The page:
Rossini, Gioachino Antonio

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Rossini, Gioachino Antonio (b Pesaro, 1792; d Paris, 1868). It. composer, son of town trumpeter and a singer. As child, apprenticed to blacksmith, sang in churches, and played hpd. in ths. Entered Bologna Acad. 1806 and while a student wrote opera Demetrio e Polibio. In 1810 Venetian impresario commissioned him to write comic opera (La cambiale di matrimonia), and in 1812 his La pietra del paragone was produced at La Scala. 2 operas prod. in Venice, 1813, est. his reputation outside It.—Tancredi, an opera seria, and L'Italiana in Algeri, an opera buffa. In 1814 was engaged as mus. dir. of both Neapolitan opera houses and for San Carlo wrote Elisabetta, Regina d'Inghilterra, in which he replaced recitativo secco with recits. acc. by str. Other operas for Naples were Otello and Il barbiere di Siviglia, a failure at first but soon to be hailed as an outstanding opera buffa. These were followed by La Cenerentola, La gazza ladra, and Mosè in Egitto. In 1822 married sop. Isabella Colbran, who had created several of his sop. roles, incl. in 1823 Semiramide, the last opera of his It. cycle.

In 1822 Rossini visited Vienna, where he met Beethoven; this was followed by a trip to London, where he was fêted, in 1823–4. In 1824 settled in Paris as dir. of the Théâtre Italien, and wrote 3 operas for Paris, incl. Guillaume Tell (1829). Appointed composer to King Charles X in 1825 and after success of Tell was commissioned by Govt. to write 5 operas in 10 years. But the 1830 revolution dethroned Charles, and the new govt. set aside the commissions. Rossini left Paris for Italy in 1836 and for the next 19 years composed only three religious works and some occasional pieces. The likely reason is his prolonged neurasthenic ill-health which followed the intensive work on Guillaume Tell. In Bologna became hon. pres. of the Liceo Musicale and reformed its teaching methods, but left the town in 1848. In 1855 he and his 2nd wife settled in Paris where, for the remaining 13 years of his life, Rossini was the centre of artistic and intellectual life. He also began to compose again, the Petite Messe solennelle in 1863 and the 150-odd piano pieces, songs, and ensembles which he called Péchés de vieillesse (Sins of Old Age) (1857–68). Many of these were first perf. at the Rossinis’ ‘Samedi Soirs’. He was buried in Paris (at his funeral Beethoven's Funeral March from Op.26 was played by an ens. of instr. invented by Adolphe Sax and many of the greatest singers of the day were soloists, incl. Patti and Nilsson). In 1887 he was reinterred in Florence.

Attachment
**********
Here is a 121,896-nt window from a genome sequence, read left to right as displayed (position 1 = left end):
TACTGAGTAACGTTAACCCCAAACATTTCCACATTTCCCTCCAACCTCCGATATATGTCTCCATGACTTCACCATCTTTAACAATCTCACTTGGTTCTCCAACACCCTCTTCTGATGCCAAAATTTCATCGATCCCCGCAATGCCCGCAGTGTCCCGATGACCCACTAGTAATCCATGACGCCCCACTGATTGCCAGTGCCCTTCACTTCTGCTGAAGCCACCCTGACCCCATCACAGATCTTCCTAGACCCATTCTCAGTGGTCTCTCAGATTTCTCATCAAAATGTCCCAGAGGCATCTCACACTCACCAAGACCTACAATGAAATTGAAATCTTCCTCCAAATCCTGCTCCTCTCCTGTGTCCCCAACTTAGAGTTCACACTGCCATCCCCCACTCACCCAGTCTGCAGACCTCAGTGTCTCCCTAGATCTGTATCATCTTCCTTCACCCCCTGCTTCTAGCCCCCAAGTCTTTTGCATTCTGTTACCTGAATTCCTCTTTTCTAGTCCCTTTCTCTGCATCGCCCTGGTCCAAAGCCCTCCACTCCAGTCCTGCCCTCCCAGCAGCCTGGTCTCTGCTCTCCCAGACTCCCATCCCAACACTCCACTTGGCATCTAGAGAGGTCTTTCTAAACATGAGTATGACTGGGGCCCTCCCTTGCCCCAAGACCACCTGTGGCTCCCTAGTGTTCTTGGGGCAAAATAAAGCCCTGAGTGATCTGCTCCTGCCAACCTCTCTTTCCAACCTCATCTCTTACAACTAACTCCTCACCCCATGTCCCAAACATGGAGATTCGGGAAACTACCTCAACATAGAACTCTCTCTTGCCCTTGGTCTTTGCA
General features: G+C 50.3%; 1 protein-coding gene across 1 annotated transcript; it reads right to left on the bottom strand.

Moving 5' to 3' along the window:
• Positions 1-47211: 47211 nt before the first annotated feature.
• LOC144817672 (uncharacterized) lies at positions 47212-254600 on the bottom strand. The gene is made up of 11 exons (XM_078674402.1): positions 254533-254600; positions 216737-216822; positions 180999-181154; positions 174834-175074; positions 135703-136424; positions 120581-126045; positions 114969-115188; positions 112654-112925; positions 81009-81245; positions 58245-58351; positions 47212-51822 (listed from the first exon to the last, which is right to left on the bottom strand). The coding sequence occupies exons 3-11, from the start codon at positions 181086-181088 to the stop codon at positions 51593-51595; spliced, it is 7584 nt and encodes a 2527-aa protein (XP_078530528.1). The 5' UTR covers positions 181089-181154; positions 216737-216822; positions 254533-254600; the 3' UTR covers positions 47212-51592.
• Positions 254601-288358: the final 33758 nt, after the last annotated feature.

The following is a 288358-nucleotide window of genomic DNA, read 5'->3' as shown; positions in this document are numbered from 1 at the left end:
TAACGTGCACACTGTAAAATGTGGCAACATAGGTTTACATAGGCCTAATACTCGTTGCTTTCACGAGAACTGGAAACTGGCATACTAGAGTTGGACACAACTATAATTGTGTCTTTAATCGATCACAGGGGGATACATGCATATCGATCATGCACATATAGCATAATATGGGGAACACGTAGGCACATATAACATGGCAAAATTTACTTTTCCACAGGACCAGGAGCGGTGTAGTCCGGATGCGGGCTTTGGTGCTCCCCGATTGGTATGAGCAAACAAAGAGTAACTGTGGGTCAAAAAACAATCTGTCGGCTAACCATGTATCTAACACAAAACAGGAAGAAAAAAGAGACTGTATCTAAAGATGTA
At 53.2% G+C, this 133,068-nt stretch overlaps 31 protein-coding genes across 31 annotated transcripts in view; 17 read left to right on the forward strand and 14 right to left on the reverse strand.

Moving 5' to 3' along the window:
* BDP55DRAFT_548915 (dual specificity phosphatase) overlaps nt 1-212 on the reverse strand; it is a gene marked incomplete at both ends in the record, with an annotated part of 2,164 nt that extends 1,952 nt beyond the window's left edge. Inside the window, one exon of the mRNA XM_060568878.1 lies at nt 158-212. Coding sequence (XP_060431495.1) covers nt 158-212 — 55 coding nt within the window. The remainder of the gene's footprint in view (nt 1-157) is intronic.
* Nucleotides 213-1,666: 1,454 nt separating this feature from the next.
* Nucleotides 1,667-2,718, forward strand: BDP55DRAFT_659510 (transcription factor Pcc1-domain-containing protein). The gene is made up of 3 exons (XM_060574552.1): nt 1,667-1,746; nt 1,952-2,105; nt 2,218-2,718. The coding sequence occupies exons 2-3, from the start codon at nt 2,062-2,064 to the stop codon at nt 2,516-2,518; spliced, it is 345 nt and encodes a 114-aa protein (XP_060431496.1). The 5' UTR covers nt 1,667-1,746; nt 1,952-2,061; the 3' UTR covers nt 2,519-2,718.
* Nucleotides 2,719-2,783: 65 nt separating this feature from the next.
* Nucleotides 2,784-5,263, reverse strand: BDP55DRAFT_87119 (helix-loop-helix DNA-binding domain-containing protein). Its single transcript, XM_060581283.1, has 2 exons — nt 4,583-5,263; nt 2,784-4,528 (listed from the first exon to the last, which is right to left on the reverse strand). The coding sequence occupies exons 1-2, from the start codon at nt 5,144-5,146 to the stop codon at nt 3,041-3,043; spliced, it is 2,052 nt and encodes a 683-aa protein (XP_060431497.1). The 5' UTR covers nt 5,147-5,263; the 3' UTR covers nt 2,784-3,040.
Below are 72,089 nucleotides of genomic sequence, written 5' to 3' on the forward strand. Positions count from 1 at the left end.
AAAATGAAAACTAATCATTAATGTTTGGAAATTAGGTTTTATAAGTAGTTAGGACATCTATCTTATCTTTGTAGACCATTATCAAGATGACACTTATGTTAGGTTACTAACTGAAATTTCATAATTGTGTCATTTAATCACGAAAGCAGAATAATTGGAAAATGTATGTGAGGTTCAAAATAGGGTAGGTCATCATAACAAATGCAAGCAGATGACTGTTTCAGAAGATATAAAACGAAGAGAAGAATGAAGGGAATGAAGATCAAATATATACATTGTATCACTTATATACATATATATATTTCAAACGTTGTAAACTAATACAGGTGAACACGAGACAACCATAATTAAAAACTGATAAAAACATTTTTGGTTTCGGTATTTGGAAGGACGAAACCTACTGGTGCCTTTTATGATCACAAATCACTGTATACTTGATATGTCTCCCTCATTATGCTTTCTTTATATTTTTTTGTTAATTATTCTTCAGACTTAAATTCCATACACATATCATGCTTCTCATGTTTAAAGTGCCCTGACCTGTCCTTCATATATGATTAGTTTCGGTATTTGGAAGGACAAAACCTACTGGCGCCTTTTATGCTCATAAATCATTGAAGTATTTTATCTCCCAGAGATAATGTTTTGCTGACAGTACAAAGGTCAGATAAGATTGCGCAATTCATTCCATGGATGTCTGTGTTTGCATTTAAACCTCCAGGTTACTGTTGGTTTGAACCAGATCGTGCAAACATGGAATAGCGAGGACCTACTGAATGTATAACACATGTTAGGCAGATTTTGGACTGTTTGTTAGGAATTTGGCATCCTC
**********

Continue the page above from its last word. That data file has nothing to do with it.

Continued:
Rossini's comic operas have perpetuated his name. Their wit, speed, and grace, their bubbling fun and entirely appropriate orchestration, are perennially fresh. Several of them were written within the space of a fortnight: although there is nothing slipshod about them, the impression of spontaneity remains. Nevertheless his serious works, Guillaume Tell, Tancredi, and Semiramide, contain superb mus., and although Otello has yielded to Verdi's masterpiece, it is still worth hearing. His 2 late religious works are masterpieces, and the sparkling str. sonatas (str. qts.) of his youth testify to his grounding in the classics of Haydn and Mozart. Prin. works:OPERAS: Demetrio e Polibio (1806); La cambiale di matrimonio (1810); L'equivoco stravagante (1811); L'inganno felice (1811); Ciro in Babilonia (1812); La scala di seta (1812); La pietra del paragone (1812); L'occasione fa il ladro (1812); Il signor Bruschino (1812); Tancredi (1812); L'Italiana in Algeri (1813); Aureliano in Palmira (1813); Il Turco in Italia (1814); Sigismondo (1814); Elisabetta, Regina d'Inghilterra (1815); Torvaldo e Dorliska (1815); Il barbiere di Siviglia (1816); La gazzetta (1816); Otello (1816); La Cenerentola (1816); La gazza ladra (1817); Armida (1817); Adelaide di Borgogna (1817); Mosè in Egitto (1818, rev. as Moïse et Pharaon, 1827); Adina (1818); Ricciardo e Zoraide (1818); Ermione (1819); Eduardo e Cristina (1819); La donna del lago (1819); Bianca e Faliero (1819); Maometto II (1820); Matilde di Shabran (1821); Zelmira (1822); Semiramide (1823); Il viaggio a Reims (1825); Le Siège de Corinthe (1826, rev. and amplification of Maometto II); Le Comte Ory (1828); Guillaume Tell (1829).CANTATAS: Il pianto d'armonia (1808); La morte di Didone (1811); Partenope (1819); Il vero omaggio (1823); Il pianto delle Musi per la morte di Lord Byron (1823); Il serto votivo (1829).SACRED MUSIC: Messa di gloria (1820); Stabat Mater (1842); Petite Messe solennelle (1863, 1867).MISCELLANEOUS: Inno dell’ Indipendenza (1815); Soirées musicales, songs and duets incl. La Danza (1835); La Regata Veneziana, song-cycle (1857).INSTRUMENTAL: Introduction and Variations for cl. and orch. (1809); Andante con variazioni in F, ob. and harp; Prelude, Theme, and Variations, hn. and pf.; Str. sonatas (sonatas a quattro), 2 vn., vc., db. (1804), No.1 in G, No.2 in A, No.3 in C, No.4 in B♭ major, No.5 in E♭, No.6 in D. In 1808 Rossini transcribed 5 of these sonatas as wind qts. which are given here in relation to the numbers of the str. versions: No.1 in F, No.2 in G, No.4 in B♭, No.5 in F, No.6 in D. The str. No.3 has no wind version. A 6th wind qt. (in F, 2 movts.) has no str. equivalent.PÉCHÉS DE VIEILLESSE: A large number of works for voices and instrs. (incl. La regata veneziana, mez., pf.) comp. between 1857 and 1868 and pubd. in 13 albums.